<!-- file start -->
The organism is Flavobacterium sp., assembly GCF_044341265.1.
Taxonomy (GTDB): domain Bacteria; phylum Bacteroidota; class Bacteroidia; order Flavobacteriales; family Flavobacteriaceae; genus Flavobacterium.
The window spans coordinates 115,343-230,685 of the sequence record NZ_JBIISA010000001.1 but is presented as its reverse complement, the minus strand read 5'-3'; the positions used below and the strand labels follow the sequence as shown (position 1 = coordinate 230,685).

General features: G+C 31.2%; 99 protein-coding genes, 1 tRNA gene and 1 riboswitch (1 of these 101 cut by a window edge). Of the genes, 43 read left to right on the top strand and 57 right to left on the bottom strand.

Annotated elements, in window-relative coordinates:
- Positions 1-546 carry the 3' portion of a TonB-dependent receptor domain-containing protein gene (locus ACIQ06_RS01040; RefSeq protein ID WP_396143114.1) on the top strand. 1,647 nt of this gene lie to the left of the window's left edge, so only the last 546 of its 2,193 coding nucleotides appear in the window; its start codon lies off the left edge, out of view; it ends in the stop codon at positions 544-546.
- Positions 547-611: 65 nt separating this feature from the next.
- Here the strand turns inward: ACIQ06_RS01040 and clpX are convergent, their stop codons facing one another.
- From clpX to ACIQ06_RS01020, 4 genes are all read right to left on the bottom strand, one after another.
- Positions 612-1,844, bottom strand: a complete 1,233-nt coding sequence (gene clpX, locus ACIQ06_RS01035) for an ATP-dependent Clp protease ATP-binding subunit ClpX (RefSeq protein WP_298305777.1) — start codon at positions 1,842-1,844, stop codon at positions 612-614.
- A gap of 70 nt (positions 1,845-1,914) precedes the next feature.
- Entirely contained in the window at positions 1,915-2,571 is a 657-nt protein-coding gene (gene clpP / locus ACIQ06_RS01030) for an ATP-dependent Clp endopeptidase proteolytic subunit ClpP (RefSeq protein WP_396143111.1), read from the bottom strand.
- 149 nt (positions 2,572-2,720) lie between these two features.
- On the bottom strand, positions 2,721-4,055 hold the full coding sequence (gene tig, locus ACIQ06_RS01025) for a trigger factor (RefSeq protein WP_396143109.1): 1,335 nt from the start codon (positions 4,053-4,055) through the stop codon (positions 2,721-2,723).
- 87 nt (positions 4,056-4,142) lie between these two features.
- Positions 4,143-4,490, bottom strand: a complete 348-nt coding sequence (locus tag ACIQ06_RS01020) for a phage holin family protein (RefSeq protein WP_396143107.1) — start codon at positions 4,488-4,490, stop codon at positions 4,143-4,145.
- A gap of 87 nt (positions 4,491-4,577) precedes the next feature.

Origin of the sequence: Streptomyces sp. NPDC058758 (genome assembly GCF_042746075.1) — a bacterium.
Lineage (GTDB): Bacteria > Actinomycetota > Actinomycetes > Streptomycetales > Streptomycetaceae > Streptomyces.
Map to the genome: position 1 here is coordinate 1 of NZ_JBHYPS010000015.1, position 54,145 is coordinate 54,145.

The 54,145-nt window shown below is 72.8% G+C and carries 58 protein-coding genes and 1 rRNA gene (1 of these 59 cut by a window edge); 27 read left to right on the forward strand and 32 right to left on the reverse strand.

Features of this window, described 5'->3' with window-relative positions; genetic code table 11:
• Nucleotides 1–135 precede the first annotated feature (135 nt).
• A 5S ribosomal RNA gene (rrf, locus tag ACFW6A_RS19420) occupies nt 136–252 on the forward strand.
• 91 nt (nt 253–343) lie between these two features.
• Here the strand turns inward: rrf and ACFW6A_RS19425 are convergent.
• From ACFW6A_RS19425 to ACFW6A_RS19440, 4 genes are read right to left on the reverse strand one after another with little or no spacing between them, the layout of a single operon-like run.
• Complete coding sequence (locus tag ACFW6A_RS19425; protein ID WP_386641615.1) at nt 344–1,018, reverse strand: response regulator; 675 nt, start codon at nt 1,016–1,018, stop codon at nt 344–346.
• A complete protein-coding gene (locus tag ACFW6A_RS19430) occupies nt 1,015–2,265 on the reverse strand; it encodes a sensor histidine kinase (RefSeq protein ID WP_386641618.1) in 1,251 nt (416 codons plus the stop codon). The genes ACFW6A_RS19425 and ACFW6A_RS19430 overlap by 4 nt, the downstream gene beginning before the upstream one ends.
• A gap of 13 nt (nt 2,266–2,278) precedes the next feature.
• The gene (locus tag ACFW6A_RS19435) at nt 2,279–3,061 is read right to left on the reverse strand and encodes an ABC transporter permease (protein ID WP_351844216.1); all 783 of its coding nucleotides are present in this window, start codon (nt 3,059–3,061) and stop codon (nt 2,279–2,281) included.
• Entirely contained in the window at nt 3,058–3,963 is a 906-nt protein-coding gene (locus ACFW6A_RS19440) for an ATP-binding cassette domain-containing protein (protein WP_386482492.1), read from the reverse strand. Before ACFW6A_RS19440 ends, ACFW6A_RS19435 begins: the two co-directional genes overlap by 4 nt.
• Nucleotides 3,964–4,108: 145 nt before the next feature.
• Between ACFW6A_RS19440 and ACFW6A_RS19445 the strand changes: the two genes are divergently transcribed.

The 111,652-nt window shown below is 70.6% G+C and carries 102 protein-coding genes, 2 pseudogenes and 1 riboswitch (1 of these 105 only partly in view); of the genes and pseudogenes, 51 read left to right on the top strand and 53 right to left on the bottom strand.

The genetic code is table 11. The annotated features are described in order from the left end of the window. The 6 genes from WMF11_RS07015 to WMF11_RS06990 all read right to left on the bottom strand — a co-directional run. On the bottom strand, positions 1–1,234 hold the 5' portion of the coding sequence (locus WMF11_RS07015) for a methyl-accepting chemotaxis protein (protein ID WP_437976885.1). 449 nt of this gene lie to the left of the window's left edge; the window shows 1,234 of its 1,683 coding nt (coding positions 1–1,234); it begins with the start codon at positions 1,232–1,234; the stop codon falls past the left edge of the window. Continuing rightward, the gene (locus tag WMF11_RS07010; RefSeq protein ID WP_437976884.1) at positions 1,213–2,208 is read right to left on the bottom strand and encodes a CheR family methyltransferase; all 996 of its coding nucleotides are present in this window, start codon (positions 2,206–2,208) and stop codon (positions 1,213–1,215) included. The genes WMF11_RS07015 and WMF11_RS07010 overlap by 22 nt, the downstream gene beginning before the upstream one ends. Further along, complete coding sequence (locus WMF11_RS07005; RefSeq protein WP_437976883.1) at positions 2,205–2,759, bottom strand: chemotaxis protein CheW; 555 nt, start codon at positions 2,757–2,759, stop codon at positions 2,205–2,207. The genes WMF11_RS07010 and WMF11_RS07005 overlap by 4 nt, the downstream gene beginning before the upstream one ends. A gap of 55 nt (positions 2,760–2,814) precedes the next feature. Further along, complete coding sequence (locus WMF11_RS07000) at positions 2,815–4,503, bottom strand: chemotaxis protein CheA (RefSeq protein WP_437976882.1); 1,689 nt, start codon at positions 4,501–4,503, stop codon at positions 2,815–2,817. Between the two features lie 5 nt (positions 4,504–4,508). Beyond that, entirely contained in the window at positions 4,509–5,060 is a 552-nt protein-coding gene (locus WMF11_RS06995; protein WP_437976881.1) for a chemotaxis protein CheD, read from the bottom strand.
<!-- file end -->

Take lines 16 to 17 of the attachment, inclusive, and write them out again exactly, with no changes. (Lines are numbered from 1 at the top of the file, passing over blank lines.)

- Positions 4,143-4,490, bottom strand: a complete 348-nt coding sequence (locus tag ACIQ06_RS01020) for a phage holin family protein (RefSeq protein WP_396143107.1) — start codon at positions 4,488-4,490, stop codon at positions 4,143-4,145.
- A gap of 87 nt (positions 4,491-4,577) precedes the next feature.